The firm has appointed a business development and marketing officer to hone its strategy to become the region’s largest law firm and bring it in line with the client-focused strategies of UK and US firms.
Janis Nordstrom, the firm’s newly appointed chief business development and marketing officer, who spent 13 years as director of Akin Gump’s international practice, will present a unified CEE approach to win places on the panels of multinational companies.
“When you’re in the US, people think of Eastern Europe as a bloc of former Soviet countries, not as separate entities,” she said. “This is still one of the world’s untapped territories, with more potential than the Bric [Brazil, Russia, India and China] economies. We’re looking for international panels that are interested in using our 12 offices that cover the whole region.”
California-born Nordstrom added: “Wolf Theiss is no longer an Austrian firm. It’s now a regional firm.”
Wolf Theiss has boosted its turnover from e19.5m (£17.37m) in 2000 to e74m in 2008, growth of around 20 per cent a year since 2003. The firm now has 12 offices across CEE, with more than 320 lawyers and 45 partners.
Managing partner Horst Ebhardt said the shift in strategy was part of a concerted effort to promote the firm’s capability, following the approach taken by UK and US firms.
“We have a broad client base in different regions of the world and we want to become much more proactive in the way we develop relationships with major corporations and law firms,” he said. “We’re trying to show potential clients the impressive narrative of things we’ve done in a more structured manner. Janis is helping to get our firm to the next level in terms of its client focus, something that’s been a trend in the UK and US. We’re trying to create a similar structure for our firm.”
This year Wolf Theiss also began a programme to form tax practices across its 12 offices.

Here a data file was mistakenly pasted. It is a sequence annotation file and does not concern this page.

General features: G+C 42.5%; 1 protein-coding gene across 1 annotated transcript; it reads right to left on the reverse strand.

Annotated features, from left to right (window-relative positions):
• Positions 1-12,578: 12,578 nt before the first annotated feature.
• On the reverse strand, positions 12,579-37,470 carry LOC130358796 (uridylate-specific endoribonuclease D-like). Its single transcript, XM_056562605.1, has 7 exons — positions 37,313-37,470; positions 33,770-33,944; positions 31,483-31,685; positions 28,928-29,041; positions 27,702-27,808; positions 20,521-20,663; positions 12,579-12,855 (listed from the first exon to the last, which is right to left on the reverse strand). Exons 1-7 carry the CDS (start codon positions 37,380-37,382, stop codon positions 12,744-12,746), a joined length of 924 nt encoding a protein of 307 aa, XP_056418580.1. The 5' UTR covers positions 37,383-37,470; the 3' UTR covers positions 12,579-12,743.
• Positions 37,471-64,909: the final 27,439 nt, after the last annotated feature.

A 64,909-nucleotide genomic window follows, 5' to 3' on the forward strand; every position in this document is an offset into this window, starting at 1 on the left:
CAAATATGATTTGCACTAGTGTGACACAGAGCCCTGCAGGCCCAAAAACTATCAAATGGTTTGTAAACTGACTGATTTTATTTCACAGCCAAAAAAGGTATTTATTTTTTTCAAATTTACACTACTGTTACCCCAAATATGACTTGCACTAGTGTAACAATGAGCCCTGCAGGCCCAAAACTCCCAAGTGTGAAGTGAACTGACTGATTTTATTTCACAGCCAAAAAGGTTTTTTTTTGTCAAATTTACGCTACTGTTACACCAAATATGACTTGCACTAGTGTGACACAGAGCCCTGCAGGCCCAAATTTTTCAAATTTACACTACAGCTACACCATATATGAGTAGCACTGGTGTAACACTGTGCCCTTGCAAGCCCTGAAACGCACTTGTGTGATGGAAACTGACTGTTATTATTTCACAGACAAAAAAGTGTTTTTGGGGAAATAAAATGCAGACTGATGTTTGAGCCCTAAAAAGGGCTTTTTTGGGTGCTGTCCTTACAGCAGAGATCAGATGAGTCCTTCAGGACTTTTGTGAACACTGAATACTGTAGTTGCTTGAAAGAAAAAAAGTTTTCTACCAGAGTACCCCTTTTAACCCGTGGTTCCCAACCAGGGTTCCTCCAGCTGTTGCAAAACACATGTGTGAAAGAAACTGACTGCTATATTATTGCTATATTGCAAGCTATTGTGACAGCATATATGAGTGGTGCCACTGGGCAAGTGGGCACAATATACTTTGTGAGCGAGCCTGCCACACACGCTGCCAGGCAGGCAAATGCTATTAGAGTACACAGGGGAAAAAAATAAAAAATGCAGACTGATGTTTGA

With 10 dedicated lawyers, the firm’s Austrian tax practice is one of its strongest and during the course of this year Wolf Theiss has either created from scratch or formally constructed new tax practices in Albania, Ukraine, Slovenia, Serbia, Bosnia and, most recently, Hungary, where it hired former Deloitte partner Balázs Bekes in May.
Bekes, a former leader of the international tax group at Deloitte Russia and CIS, has the task of managing the roll-out and plans to have four of the firm’s remaining offices up and running within the next six months.
Formed from a mixture of existing lawyers and hires, Bekes said the aim was to fill a gap in the CEE legal market to provide joint tax and legal advice. Culturally, the two are provided separately by law firms and accountants in most countries in CEE.
“Every law firm wants to offer a tax capability but most only offer it as a support function,” he said. “We have a very solid base with our Austrian tax practice and want to offer it as a service alongside our other practice areas.”
Bekes is focusing on Czech Republic, Romania and Serbia, with an announcement regarding Croatia expected shortly. However, he said this may change depending on what opportunities arise at the firm’s other operations.
“There are no other law firms that focus on cross-border tax in this region,” added Ebhardt. “We plan to become a leading player on tax in this part of the world.”